Focus Versus Mental Juggling: the Stress of Multi-Tasking – Part 1 by Rick Forbus, PhD

Focus Versus Mental Juggling: The Stress of Multi-Tasking
Part 1
By Rick Forbus, PhD

Like most of you, multi-tasking and concentration are obvious adversaries. The need for most of us to have sufficient brainpower to perform in our jobs raises this battle of the mind to a heighten position of importance. Some recent coaching conversations and the practicality of experiencing this in my own work gave rise to the research and commentary found in this two-part article.

Do not let what you can’t do interfere with what you can do. John Wooden

Part 1 of this article will focus on focus. Part 2 will focus on multi-tasking, the good and the bad of the practice. The economic challenges for the leader today plus typical distractions are unprecedented. When you factor in the I-pads, I-phones, texting while driving to work, reading Kindles at lunch and using the I-pod while we workout, there is no wonder we cannot focus as a society. Many brag about their ability to do two or three things at once.
Great leaders learn how to focus. My experience coaching executive leaders reveals that concentration on a preferred future and a compelling vision requires skills in focusing. Scott Scheper has some good thoughts in an excerpt from his book on the website

The Roots of Focused Thought
Defined, focused thought is the act of contemplating a specific problem, and in turn, falling into a state of flow. Time slows as you contemplate a specific problem. The roots of Focused Thought arose from a group of hermits in the Egyptian desert around 400 AD. These hermits were actually Christian monks who practiced repetitive and focused contemplation of the scriptures. Their practices centered around contemplating verses, ideas, and phrases and prayer on a daily basis. It is suspected that the East influenced these methods. By engaging in the habitual act of contemplating ideas, they exercised their minds–specifically their prefrontal cortex. Researches have found that such acts increase activity in the left prefrontal cortex–the part of your brain that drives concentration, meta-cognition and decision-making. Essentially, these desert monks were increasing their brainpower every single day through Focused Thought. The same researchers found that such acts may even decrease anxiety and depression. The simple act of focused thought not only increases the mind’s ability to concentrate it reduces the likelihood of depression. Focused Thought enhances attention span and makes the mind more flexible. This increases awareness of your environment, as well as the ability to be objective in emotionally charged situations. This sense of awareness doesn’t just apply to your environment. It also applies to the creative component within your mind. Essentially, you’ll find it easier to fall into the state of flow when you practice Focused Thought on a habitual basis.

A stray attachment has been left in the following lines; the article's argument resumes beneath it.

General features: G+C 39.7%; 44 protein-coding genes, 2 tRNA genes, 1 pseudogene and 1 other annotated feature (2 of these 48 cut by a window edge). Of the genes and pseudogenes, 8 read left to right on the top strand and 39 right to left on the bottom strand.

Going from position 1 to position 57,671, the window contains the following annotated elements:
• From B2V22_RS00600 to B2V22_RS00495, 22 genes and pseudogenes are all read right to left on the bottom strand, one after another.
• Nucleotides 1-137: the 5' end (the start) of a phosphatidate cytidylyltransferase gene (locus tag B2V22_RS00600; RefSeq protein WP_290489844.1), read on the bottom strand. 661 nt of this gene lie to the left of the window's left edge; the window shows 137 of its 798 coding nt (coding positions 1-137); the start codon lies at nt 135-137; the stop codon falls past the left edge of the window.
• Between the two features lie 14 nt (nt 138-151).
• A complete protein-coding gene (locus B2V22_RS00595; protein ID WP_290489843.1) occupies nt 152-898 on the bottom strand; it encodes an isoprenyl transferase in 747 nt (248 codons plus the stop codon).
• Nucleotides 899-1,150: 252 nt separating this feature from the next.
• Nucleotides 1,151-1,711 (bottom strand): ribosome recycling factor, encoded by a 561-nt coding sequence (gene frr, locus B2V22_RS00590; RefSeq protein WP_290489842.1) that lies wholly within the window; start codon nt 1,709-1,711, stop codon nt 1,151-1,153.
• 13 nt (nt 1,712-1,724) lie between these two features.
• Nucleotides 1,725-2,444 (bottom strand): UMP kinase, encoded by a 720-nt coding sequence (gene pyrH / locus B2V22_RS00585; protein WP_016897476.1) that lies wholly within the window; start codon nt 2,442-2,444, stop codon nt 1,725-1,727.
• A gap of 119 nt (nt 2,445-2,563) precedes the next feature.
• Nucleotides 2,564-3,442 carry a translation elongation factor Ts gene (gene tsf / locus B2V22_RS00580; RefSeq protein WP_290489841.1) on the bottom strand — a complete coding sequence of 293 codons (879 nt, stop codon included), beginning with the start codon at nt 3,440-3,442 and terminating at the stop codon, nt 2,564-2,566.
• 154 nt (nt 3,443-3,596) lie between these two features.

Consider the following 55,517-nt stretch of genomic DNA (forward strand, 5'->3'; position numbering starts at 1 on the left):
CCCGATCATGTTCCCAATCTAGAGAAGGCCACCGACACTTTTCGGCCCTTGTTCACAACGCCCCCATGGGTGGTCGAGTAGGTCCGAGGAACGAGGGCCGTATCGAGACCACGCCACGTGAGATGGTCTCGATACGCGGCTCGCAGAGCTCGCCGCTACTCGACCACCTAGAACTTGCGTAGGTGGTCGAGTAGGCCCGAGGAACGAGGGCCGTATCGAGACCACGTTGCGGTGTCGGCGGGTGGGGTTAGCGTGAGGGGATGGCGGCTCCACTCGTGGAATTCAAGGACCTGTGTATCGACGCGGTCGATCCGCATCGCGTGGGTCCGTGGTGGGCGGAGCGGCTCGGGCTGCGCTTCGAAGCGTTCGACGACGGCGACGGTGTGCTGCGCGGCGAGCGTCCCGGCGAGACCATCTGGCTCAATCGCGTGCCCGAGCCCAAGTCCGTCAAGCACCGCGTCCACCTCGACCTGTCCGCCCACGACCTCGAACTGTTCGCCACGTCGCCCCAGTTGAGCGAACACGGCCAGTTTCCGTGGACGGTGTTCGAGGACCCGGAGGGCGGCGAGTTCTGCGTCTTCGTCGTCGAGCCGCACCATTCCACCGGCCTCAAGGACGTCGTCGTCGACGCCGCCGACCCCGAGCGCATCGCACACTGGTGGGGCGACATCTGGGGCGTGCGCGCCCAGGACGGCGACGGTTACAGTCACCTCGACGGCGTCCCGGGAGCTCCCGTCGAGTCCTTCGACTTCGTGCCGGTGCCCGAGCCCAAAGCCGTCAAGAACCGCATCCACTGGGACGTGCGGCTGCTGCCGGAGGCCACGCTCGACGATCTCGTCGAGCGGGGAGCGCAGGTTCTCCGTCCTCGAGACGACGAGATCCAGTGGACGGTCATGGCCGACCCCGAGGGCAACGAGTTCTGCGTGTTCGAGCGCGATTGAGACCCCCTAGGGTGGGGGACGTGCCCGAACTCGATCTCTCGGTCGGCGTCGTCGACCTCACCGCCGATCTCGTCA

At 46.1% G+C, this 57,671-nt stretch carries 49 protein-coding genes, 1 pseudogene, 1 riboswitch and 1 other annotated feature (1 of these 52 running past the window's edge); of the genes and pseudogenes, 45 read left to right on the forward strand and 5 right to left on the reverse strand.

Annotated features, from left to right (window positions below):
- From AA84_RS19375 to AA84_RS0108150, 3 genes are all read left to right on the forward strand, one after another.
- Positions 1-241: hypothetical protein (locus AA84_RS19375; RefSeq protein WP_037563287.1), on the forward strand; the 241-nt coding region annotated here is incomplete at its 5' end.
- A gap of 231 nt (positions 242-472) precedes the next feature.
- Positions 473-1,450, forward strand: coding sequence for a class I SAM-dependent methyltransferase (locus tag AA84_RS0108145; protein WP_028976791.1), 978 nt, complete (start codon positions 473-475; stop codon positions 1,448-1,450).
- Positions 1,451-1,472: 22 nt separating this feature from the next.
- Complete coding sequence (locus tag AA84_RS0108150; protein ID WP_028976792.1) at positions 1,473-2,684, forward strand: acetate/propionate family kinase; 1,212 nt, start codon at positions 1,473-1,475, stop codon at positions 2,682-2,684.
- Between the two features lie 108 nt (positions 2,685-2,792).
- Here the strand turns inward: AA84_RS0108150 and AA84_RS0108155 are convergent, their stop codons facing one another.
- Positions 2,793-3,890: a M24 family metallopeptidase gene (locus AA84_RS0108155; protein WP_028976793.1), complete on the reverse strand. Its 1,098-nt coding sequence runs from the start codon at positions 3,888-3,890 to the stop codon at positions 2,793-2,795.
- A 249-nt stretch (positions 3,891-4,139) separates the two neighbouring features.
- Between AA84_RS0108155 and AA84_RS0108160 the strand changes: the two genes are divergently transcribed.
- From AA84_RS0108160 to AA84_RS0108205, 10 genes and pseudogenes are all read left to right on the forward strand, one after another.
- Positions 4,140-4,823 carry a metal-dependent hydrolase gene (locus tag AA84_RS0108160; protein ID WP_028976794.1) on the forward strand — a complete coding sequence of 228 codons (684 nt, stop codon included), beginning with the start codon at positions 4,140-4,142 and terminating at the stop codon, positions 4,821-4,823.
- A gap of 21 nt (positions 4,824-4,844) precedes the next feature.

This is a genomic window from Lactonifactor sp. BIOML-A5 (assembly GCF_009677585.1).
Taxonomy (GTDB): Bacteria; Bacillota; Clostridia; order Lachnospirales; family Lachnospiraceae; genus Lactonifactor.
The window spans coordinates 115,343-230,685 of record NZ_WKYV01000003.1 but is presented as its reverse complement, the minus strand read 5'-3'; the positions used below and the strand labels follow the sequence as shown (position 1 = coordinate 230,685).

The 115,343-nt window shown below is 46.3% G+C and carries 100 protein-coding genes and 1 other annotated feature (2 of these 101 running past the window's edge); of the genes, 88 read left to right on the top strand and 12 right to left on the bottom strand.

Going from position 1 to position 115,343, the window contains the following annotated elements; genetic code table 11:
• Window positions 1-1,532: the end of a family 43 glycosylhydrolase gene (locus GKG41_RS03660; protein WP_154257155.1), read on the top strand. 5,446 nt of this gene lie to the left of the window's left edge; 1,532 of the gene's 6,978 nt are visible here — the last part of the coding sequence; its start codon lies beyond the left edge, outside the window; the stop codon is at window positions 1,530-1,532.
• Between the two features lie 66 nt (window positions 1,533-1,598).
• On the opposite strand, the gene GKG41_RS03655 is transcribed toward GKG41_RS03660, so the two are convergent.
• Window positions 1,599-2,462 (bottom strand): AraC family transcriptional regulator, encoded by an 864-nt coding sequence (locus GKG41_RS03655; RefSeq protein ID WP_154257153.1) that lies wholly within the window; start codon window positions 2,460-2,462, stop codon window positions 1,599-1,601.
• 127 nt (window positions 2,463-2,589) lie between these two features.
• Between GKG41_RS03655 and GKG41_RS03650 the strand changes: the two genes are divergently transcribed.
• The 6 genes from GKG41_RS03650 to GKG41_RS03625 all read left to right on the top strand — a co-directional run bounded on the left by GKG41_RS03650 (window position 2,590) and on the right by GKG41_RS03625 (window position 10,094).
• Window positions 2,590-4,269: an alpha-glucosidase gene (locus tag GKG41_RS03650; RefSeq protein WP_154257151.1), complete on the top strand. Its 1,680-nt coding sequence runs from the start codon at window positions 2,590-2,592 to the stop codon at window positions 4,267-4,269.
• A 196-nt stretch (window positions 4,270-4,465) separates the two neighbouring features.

In summary, the concept of Focused Thought isn’t a qualitative act (i.e. practiced in order to seek spiritual enlightenment). Focused Thought is a quantitative, and calculated way to exercise your prefrontal cortex; thus, improving your creativity, decision-making and general sense of happiness. by Scott Scheper

Scheper’s observations are correct. The prefrontal cortex has been determined to be involved in planning complex cognitive behaviors, personality expression, decision-making and moderating correct social behavior. The basic activity of this brain region is considered to be the coordination of thoughts and actions in accordance with inner goals.

An important project was begun, a bishop quoted an ancient sage as saying, ‘If our thoughts and hopes are elsewhere, it is impossible for us to set our faces steadily toward the work required of us.’ Anonymous

The most typical psychological term for functions carried out by the prefrontal cortex area is executive function, interesting nomenclature in light of this article. Executive function relates to abilities to differentiate among conflicting thoughts, determine good and bad, better and best, same and different, future consequences of current activities, working toward a defined goal, prediction of outcomes, expectation based on actions, and social “control” (the ability to suppress urges that, if not suppressed, could lead to socially unacceptable outcomes).